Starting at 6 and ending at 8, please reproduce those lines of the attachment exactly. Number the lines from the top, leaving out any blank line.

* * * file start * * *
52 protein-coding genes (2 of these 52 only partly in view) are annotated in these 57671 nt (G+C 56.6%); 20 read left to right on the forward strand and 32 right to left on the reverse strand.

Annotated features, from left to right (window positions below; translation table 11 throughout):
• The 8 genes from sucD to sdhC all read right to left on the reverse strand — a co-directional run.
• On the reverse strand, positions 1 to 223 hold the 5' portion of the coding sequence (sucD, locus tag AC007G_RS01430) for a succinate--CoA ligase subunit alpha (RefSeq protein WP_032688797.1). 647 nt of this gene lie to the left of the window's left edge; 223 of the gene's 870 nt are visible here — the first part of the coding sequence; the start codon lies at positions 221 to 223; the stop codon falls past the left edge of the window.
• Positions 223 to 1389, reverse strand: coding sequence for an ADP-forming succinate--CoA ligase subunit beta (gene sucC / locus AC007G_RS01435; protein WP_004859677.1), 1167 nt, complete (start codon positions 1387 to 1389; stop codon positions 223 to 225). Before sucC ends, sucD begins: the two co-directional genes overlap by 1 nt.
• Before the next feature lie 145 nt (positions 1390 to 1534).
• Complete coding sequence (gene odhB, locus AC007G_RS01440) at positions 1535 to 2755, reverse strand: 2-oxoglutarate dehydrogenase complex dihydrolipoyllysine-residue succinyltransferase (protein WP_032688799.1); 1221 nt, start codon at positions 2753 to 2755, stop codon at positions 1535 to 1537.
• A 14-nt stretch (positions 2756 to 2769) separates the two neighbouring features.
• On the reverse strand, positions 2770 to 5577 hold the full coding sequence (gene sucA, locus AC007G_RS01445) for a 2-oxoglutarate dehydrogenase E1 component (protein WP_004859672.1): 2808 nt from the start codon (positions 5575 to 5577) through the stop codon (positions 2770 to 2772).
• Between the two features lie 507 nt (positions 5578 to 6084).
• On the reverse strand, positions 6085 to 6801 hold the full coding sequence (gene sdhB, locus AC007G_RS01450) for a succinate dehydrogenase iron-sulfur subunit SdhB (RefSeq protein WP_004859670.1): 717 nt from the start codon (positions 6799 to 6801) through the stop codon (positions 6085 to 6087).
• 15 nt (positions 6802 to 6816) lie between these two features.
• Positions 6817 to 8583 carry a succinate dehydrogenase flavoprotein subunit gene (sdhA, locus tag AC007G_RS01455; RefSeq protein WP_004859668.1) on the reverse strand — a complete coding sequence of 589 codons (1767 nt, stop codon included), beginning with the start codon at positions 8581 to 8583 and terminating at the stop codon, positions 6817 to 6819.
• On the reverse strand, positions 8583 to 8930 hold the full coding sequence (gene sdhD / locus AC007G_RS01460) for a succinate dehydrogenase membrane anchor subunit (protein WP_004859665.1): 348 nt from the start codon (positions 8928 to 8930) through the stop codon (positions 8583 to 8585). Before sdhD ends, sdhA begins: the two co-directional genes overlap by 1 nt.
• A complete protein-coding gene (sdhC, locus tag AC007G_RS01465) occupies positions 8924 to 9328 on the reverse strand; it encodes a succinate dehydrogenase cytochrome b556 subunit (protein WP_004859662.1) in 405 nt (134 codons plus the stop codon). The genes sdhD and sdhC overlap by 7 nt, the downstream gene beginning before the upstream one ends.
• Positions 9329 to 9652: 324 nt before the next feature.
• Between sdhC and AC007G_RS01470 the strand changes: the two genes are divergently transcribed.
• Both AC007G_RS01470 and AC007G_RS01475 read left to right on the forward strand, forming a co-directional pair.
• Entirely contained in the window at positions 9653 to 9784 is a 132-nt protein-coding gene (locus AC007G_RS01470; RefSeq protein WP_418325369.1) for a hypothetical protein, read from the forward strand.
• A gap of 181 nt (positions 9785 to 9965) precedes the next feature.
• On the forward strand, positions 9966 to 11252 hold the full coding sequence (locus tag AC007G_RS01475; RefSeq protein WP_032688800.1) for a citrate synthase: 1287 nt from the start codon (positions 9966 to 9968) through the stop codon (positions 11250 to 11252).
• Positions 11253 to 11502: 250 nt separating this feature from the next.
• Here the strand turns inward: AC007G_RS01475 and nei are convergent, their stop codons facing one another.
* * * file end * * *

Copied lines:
• Before the next feature lie 145 nt (positions 1390 to 1534).
• Complete coding sequence (gene odhB, locus AC007G_RS01440) at positions 1535 to 2755, reverse strand: 2-oxoglutarate dehydrogenase complex dihydrolipoyllysine-residue succinyltransferase (protein WP_032688799.1); 1221 nt, start codon at positions 2753 to 2755, stop codon at positions 1535 to 1537.
• A 14-nt stretch (positions 2756 to 2769) separates the two neighbouring features.